Back in June 2008, I had an opportunity to attend the Special Libraries Association Annual Conference in Seattle, where I sat in on a session about utilizing Web 2.0 in News Libraries. One of the presenters talked about how to create useful and interactive maps with Google Maps. The SLA session gave me the idea to create a Google Map of Archives in Tennessee.
Using the Tennessee State Library and Archives' Archives Directory as a guide, I plotted out each address on the map with red thumbtack icons. Yeah, I know, digitally poking holes in a map doesn't sound like a very good archival preservation practice, but for now the thumbtacks will have to do. Maybe someone out there can suggest another icon to help identify points on this map. I'm happy to hear your ideas.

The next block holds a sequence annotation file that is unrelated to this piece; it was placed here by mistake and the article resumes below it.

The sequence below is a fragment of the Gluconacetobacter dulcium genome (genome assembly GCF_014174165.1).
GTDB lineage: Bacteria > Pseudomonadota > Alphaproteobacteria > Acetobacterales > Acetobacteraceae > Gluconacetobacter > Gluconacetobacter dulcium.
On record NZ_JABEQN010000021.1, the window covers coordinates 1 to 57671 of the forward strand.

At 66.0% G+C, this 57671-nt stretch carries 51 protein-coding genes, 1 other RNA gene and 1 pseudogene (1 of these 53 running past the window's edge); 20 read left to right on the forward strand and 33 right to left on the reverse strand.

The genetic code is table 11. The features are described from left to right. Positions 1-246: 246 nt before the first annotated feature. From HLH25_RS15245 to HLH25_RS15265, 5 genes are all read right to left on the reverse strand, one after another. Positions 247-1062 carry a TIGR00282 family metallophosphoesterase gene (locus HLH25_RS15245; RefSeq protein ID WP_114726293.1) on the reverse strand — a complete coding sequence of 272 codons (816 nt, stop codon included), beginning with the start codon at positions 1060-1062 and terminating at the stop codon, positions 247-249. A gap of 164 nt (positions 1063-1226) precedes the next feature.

In the meantime, if you are ever in my home state of Tennessee and need to know how to get to any archive in the Volunteer State, just point your browser to this map. Happy travels...
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Gordon Belt is an information professional, archives advocate, public historian, and author of The History Press book, John Sevier: Tennessee's First Hero, which examines the life of Tennessee's first governor, John Sevier, through the lens of history and memory. On The Posterity Project, Gordon offers reflections on archives, public history, and memory from his home state of Tennessee.